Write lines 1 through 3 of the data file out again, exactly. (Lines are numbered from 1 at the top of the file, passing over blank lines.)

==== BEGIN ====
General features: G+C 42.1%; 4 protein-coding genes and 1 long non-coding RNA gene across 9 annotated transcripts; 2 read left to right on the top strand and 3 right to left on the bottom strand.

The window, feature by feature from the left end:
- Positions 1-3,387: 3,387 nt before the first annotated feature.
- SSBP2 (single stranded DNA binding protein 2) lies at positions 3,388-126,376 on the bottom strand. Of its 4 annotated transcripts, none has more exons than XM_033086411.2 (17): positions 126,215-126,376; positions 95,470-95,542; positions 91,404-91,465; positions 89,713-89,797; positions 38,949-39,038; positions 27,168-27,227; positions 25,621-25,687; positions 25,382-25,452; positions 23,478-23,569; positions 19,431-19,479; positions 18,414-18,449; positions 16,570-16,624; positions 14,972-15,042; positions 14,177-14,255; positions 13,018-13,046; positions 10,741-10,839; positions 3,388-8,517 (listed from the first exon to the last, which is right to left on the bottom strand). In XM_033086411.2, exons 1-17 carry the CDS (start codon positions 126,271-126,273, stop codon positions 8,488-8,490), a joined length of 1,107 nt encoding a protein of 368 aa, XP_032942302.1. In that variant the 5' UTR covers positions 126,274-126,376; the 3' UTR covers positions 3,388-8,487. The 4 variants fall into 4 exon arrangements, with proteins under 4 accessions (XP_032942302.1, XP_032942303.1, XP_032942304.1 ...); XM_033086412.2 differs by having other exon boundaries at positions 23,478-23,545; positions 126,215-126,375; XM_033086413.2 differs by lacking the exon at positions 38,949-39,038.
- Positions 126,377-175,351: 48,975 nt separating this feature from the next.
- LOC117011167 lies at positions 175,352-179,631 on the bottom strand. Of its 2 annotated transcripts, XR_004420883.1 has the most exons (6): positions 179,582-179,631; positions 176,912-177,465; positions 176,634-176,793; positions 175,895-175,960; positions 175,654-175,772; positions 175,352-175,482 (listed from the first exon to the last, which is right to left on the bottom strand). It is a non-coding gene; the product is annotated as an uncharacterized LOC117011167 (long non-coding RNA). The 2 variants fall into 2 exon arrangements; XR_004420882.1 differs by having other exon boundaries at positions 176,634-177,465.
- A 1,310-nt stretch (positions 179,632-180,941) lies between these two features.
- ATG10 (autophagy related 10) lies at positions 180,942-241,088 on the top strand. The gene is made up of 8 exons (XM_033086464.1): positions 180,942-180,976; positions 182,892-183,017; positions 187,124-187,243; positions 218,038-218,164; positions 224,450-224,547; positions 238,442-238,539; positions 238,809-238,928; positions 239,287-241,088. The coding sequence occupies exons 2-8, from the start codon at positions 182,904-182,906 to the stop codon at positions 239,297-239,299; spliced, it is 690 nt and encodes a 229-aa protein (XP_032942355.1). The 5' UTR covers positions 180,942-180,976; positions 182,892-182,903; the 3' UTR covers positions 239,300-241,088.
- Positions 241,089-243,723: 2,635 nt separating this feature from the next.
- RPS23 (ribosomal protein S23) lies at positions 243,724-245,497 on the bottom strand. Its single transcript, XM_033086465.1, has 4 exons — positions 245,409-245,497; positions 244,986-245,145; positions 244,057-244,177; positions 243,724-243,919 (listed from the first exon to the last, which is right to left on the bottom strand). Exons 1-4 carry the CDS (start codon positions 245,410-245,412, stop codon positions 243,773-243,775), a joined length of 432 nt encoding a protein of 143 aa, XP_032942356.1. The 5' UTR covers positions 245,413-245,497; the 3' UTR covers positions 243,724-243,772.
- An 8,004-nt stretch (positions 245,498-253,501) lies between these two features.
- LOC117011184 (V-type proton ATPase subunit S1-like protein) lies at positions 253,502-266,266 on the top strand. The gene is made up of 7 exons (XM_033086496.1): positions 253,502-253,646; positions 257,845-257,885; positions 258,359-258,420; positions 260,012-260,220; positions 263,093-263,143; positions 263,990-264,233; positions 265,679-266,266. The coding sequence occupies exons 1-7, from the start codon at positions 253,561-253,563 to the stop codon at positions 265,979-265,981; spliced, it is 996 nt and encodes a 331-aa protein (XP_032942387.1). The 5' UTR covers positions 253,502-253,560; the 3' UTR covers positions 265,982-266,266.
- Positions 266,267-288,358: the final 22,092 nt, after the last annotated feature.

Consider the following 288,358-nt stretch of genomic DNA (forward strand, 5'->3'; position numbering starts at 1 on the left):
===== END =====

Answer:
General features: G+C 42.1%; 4 protein-coding genes and 1 long non-coding RNA gene across 9 annotated transcripts; 2 read left to right on the top strand and 3 right to left on the bottom strand.

The window, feature by feature from the left end:
- Positions 1-3,387: 3,387 nt before the first annotated feature.